AQA A-level Maths Arithmetic sequences
This page covers the following topics:
An arithmetic or linear sequence, an, is an ordered list of n numbers where the difference between each consecutive term, d, is constant. An arithmetic sequence can always be described by the general rule:
The term to term rule of an arithmetic sequence describes how to get from one term to the next in the sequence. To find the term to term rule, subtract the first term from the second term to find the common first difference term. From the common first difference term and the first term the position to term rule, or general rule, can be worked out with the formula:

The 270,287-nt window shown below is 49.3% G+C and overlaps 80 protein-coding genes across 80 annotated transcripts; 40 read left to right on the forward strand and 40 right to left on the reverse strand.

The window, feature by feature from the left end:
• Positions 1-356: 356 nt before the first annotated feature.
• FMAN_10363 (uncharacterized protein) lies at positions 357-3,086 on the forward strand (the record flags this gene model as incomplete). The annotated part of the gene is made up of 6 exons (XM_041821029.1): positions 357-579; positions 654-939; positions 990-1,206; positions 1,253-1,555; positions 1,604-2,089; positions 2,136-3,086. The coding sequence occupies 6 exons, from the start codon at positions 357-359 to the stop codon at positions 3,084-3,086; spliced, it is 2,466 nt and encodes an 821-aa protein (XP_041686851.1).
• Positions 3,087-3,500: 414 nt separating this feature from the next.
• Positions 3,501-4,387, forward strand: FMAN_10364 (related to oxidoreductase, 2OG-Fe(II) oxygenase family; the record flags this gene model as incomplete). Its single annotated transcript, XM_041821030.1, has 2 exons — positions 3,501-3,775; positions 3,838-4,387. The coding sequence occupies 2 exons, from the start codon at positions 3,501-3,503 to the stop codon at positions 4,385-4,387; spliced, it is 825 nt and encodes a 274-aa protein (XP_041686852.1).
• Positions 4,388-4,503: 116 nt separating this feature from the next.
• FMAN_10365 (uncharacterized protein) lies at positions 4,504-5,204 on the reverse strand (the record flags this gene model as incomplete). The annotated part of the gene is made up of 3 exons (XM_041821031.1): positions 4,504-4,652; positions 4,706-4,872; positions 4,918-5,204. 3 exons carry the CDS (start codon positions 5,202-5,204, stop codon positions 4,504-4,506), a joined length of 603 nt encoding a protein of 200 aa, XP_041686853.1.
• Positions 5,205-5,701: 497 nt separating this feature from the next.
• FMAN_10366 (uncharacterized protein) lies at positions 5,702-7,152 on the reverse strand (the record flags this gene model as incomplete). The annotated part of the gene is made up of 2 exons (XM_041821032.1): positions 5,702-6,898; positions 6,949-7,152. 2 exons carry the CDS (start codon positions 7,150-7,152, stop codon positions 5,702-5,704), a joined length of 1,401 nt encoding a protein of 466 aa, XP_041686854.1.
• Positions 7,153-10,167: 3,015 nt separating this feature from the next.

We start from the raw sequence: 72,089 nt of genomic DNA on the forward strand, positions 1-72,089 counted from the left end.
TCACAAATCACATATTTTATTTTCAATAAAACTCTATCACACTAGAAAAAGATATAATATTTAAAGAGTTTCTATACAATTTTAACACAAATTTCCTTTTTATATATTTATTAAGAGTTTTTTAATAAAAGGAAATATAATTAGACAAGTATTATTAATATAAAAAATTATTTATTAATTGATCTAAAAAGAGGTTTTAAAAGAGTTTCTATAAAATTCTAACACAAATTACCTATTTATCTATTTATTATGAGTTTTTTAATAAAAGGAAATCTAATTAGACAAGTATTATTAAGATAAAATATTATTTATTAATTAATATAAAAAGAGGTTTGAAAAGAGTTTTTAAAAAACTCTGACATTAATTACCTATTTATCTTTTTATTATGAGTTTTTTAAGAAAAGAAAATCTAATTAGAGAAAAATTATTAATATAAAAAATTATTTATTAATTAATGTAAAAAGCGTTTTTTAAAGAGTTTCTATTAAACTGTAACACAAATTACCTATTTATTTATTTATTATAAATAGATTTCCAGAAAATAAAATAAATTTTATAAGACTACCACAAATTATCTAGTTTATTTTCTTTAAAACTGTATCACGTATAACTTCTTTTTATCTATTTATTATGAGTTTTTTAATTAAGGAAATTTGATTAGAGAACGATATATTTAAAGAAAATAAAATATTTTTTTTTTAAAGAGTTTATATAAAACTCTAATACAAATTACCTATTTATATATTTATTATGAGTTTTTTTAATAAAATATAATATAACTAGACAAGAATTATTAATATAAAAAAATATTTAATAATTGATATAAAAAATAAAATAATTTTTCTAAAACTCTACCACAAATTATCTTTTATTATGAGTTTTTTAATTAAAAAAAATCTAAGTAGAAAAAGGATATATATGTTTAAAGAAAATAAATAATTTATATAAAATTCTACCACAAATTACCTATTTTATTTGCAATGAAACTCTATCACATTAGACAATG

The general rule of an arithmetic sequence can be used to work out the nth term of the sequence, the term at position n, and is given by the formula:
A series is the sum of the terms of a sequence up to a certain number of terms and it is denoted by Sn. A series for an arithmetic sequence is given by the formula:
Jack notices that when he releases a red ball from a one-meter height, the number of bounces of the tennis ball increases by 2 with each 5 second interval. Given that during the first 5 second interval the ball bounced twice, what is the nth term of the sequence of bounces.
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